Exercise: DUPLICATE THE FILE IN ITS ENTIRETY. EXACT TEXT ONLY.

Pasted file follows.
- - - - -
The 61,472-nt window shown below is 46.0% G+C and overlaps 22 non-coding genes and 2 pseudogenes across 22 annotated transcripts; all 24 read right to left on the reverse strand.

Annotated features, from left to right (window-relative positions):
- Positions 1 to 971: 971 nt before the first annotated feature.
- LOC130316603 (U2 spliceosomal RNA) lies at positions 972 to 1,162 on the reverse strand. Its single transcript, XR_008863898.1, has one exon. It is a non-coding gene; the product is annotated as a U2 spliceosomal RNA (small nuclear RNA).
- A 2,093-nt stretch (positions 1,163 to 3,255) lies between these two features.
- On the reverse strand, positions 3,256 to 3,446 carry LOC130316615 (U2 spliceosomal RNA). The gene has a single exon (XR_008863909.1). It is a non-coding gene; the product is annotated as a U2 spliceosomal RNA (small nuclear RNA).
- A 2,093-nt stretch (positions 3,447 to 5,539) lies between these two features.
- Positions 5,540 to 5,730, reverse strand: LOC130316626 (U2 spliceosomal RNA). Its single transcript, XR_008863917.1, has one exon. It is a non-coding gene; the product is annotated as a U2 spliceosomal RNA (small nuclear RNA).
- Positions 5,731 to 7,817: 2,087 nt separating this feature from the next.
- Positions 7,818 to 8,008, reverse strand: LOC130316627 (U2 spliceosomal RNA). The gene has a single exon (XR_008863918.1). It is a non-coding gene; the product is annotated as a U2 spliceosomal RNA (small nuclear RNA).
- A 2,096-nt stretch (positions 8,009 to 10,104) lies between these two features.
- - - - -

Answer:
The 61,472-nt window shown below is 46.0% G+C and overlaps 22 non-coding genes and 2 pseudogenes across 22 annotated transcripts; all 24 read right to left on the reverse strand.

Annotated features, from left to right (window-relative positions):
- Positions 1 to 971: 971 nt before the first annotated feature.
- LOC130316603 (U2 spliceosomal RNA) lies at positions 972 to 1,162 on the reverse strand. Its single transcript, XR_008863898.1, has one exon. It is a non-coding gene; the product is annotated as a U2 spliceosomal RNA (small nuclear RNA).
- A 2,093-nt stretch (positions 1,163 to 3,255) lies between these two features.
- On the reverse strand, positions 3,256 to 3,446 carry LOC130316615 (U2 spliceosomal RNA). The gene has a single exon (XR_008863909.1). It is a non-coding gene; the product is annotated as a U2 spliceosomal RNA (small nuclear RNA).
- A 2,093-nt stretch (positions 3,447 to 5,539) lies between these two features.
- Positions 5,540 to 5,730, reverse strand: LOC130316626 (U2 spliceosomal RNA). Its single transcript, XR_008863917.1, has one exon. It is a non-coding gene; the product is annotated as a U2 spliceosomal RNA (small nuclear RNA).
- Positions 5,731 to 7,817: 2,087 nt separating this feature from the next.
- Positions 7,818 to 8,008, reverse strand: LOC130316627 (U2 spliceosomal RNA). The gene has a single exon (XR_008863918.1). It is a non-coding gene; the product is annotated as a U2 spliceosomal RNA (small nuclear RNA).
- A 2,096-nt stretch (positions 8,009 to 10,104) lies between these two features.